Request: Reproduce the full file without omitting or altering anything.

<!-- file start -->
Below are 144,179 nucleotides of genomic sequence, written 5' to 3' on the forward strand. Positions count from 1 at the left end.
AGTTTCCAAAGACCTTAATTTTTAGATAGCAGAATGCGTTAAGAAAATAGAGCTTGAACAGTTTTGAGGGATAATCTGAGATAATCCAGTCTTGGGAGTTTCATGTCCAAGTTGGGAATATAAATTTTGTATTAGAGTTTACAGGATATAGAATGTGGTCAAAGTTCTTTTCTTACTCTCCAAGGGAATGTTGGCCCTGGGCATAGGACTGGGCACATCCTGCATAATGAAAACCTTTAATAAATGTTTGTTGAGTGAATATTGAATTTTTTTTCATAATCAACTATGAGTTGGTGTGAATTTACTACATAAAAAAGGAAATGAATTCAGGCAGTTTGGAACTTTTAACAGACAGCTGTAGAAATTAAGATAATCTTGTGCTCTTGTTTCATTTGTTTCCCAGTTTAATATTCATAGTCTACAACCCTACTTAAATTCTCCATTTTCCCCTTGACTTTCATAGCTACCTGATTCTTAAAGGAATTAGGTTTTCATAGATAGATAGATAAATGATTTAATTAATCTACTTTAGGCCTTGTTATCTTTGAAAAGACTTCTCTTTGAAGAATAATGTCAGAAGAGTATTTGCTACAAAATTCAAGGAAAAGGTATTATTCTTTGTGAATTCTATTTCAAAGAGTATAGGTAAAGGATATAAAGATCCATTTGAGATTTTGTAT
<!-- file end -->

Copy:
Below are 144,179 nucleotides of genomic sequence, written 5' to 3' on the forward strand. Positions count from 1 at the left end.
AGTTTCCAAAGACCTTAATTTTTAGATAGCAGAATGCGTTAAGAAAATAGAGCTTGAACAGTTTTGAGGGATAATCTGAGATAATCCAGTCTTGGGAGTTTCATGTCCAAGTTGGGAATATAAATTTTGTATTAGAGTTTACAGGATATAGAATGTGGTCAAAGTTCTTTTCTTACTCTCCAAGGGAATGTTGGCCCTGGGCATAGGACTGGGCACATCCTGCATAATGAAAACCTTTAATAAATGTTTGTTGAGTGAATATTGAATTTTTTTTCATAATCAACTATGAGTTGGTGTGAATTTACTACATAAAAAAGGAAATGAATTCAGGCAGTTTGGAACTTTTAACAGACAGCTGTAGAAATTAAGATAATCTTGTGCTCTTGTTTCATTTGTTTCCCAGTTTAATATTCATAGTCTACAACCCTACTTAAATTCTCCATTTTCCCCTTGACTTTCATAGCTACCTGATTCTTAAAGGAATTAGGTTTTCATAGATAGATAGATAAATGATTTAATTAATCTACTTTAGGCCTTGTTATCTTTGAAAAGACTTCTCTTTGAAGAATAATGTCAGAAGAGTATTTGCTACAAAATTCAAGGAAAAGGTATTATTCTTTGTGAATTCTATTTCAAAGAGTATAGGTAAAGGATATAAAGATCCATTTGAGATTTTGTAT